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What Gauge Should I Use For Metal Siding?
Lauren Risotto

By: Lauren Risotto on August 31st, 2020

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What Gauge Should I Use For Metal Siding?

Metal Gauge | Metal Siding | Gauge

A single piece of paper is roughly .0038 of an inch thick. The measurement is so small that it probably sounds pretty insignificant. However, when it comes to metal gauge, a little bit goes a long way.

The thickness of metal is referred to as its “gauge”. If you’re considering metal siding for your home, one of the big decisions you’ll have to make is what gauge to use. This decision plays a role in the strength of your siding and how well it will function overtime.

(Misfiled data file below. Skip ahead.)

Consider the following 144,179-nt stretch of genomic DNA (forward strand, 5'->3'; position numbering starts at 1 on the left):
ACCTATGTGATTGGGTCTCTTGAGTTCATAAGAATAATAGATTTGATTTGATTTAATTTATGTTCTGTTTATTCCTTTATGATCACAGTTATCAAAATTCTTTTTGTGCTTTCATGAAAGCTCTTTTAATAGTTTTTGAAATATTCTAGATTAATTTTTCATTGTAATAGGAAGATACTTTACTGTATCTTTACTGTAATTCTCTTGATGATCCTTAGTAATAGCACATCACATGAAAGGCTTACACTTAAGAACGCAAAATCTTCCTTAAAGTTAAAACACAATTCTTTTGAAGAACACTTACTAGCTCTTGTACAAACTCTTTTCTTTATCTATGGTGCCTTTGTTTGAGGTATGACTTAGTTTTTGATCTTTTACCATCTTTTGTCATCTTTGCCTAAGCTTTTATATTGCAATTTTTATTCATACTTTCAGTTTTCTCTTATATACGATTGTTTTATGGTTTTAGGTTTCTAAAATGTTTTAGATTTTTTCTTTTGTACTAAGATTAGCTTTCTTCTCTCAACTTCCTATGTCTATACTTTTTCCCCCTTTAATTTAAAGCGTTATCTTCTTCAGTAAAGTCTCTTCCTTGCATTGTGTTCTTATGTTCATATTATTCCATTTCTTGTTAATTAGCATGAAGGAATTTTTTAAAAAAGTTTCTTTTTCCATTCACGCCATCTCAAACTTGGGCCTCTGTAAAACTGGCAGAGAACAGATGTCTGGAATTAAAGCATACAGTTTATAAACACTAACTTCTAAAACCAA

The gauge is expressed by a number, such as 26-gauge or 29-gauge. The difference in thickness between these two gauges is around .0038, or a single sheet of paper. Though it doesn’t seem like much of a difference, the 26-gauge is better suited and more popular for siding.

⅞” Corrugated Siding, Copper Penny

Download Our Guide For Choosing The Best Gauge For Metal Roofing And Siding

At Western States Metal Roofing, we manufacture metal panels in a range of gauges to meet the requirements of any project. We get asked everyday about what gauge is best to use for siding. Using the right gauge is important to protect the longevity of your siding.

In this article, we’ll discuss what gauges are best for metal siding so you can have peace of mind that you are choosing the correct gauge for your home.

 

The Most Common Gauges For Metal Siding

While metal panels can be customized to be any gauge, they are most commonly found in 22, 24, 26, and 29-gauge.

Just like with metal roofing gauges, as the gauge number gets higher, the panel gets thinner. Therefore, a 22-gauge panel is the thickest and 29-gauge is the thinnest of traditionally sold metal panels for siding.

The thicker the metal, the more durable it is. However, as you can probably imagine the thicker metal also increases the price.